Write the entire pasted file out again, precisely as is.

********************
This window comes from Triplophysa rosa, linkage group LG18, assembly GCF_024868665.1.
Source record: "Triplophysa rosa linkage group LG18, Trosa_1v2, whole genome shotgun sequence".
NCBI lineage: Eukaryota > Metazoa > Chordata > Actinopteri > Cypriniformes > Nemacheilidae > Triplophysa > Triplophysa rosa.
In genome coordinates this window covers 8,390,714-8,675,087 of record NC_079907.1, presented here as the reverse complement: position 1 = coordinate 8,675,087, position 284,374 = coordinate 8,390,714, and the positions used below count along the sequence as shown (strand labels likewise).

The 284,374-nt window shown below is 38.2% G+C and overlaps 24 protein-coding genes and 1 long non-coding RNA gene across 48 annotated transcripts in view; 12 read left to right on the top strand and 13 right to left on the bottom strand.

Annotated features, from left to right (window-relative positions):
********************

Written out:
This window comes from Triplophysa rosa, linkage group LG18, assembly GCF_024868665.1.
Source record: "Triplophysa rosa linkage group LG18, Trosa_1v2, whole genome shotgun sequence".
NCBI lineage: Eukaryota > Metazoa > Chordata > Actinopteri > Cypriniformes > Nemacheilidae > Triplophysa > Triplophysa rosa.
In genome coordinates this window covers 8,390,714-8,675,087 of record NC_079907.1, presented here as the reverse complement: position 1 = coordinate 8,675,087, position 284,374 = coordinate 8,390,714, and the positions used below count along the sequence as shown (strand labels likewise).

The 284,374-nt window shown below is 38.2% G+C and overlaps 24 protein-coding genes and 1 long non-coding RNA gene across 48 annotated transcripts in view; 12 read left to right on the top strand and 13 right to left on the bottom strand.

Annotated features, from left to right (window-relative positions):